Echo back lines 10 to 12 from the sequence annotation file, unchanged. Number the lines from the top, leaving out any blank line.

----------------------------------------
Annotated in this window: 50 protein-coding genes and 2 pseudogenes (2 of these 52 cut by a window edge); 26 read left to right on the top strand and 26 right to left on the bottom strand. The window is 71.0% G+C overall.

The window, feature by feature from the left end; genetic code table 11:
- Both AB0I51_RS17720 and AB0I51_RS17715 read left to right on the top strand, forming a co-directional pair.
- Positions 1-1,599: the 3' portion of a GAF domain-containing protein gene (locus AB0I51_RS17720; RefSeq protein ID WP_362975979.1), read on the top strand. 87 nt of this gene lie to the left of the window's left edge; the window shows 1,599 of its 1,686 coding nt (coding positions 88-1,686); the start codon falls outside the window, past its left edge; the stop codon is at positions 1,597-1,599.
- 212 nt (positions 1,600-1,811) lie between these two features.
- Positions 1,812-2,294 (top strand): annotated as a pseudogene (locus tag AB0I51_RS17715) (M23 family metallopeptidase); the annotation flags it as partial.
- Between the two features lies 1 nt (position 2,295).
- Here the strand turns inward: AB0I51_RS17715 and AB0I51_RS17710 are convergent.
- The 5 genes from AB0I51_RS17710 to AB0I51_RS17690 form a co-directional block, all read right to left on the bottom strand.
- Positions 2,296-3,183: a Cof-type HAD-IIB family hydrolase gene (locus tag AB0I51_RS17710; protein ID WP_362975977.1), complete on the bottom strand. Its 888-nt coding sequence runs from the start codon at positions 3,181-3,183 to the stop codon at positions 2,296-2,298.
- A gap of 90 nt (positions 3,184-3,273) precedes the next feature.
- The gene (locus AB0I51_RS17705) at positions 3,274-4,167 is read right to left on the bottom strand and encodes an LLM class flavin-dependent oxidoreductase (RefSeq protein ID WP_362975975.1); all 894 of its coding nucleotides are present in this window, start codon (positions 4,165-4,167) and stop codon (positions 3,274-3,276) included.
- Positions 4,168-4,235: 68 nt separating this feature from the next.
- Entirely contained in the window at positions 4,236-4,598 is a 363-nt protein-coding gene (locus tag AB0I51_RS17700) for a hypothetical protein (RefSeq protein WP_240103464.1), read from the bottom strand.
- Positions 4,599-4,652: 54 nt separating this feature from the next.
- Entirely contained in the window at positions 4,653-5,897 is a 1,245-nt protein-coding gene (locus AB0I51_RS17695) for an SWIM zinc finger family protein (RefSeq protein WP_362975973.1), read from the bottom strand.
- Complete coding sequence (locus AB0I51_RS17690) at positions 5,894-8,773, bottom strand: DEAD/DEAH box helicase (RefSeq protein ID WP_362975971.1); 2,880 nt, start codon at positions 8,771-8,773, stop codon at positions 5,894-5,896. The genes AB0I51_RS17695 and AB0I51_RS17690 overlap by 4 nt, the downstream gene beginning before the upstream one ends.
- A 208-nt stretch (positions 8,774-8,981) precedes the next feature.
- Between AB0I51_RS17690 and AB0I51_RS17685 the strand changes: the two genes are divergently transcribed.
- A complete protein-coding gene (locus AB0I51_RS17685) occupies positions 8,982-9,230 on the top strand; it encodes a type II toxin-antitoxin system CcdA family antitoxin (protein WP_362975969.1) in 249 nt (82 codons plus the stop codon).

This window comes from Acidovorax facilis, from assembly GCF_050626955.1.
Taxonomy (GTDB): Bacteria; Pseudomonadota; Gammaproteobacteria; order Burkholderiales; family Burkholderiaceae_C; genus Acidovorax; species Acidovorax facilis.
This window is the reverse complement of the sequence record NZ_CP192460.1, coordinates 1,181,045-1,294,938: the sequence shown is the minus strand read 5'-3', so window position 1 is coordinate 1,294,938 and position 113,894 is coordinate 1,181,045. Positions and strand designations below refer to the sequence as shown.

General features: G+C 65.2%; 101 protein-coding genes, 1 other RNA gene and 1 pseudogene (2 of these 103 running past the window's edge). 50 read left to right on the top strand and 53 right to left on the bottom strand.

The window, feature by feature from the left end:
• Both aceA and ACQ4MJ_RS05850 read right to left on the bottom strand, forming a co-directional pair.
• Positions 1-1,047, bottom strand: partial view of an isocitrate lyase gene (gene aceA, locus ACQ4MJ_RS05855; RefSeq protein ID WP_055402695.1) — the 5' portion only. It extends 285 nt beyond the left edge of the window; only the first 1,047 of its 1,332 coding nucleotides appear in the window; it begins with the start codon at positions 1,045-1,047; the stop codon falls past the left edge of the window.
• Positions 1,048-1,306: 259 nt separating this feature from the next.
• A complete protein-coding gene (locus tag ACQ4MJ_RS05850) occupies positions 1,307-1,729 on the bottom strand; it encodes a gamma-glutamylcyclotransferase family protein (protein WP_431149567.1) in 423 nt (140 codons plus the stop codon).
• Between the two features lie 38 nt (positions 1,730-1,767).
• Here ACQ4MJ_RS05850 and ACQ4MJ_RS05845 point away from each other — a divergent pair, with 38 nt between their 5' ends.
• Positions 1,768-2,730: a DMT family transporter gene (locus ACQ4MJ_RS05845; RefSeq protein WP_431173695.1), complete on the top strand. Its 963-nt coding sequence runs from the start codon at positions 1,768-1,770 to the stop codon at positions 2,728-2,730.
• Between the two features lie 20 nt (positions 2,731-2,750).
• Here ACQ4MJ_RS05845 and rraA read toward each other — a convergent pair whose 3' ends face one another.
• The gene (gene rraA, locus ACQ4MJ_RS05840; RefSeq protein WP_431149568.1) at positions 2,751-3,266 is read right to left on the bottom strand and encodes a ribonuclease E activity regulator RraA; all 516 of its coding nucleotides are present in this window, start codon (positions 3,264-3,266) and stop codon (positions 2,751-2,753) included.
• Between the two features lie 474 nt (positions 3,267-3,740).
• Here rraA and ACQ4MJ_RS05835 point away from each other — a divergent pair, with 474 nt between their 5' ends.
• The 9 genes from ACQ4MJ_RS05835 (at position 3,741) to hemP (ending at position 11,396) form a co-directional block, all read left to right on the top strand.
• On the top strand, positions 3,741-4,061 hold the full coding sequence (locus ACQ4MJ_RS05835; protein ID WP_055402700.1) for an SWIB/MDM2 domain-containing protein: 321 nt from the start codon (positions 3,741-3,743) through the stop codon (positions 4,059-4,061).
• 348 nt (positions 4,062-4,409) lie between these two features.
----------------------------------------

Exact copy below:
- Positions 2,296-3,183: a Cof-type HAD-IIB family hydrolase gene (locus tag AB0I51_RS17710; protein ID WP_362975977.1), complete on the bottom strand. Its 888-nt coding sequence runs from the start codon at positions 3,181-3,183 to the stop codon at positions 2,296-2,298.
- A gap of 90 nt (positions 3,184-3,273) precedes the next feature.
- The gene (locus AB0I51_RS17705) at positions 3,274-4,167 is read right to left on the bottom strand and encodes an LLM class flavin-dependent oxidoreductase (RefSeq protein ID WP_362975975.1); all 894 of its coding nucleotides are present in this window, start codon (positions 4,165-4,167) and stop codon (positions 3,274-3,276) included.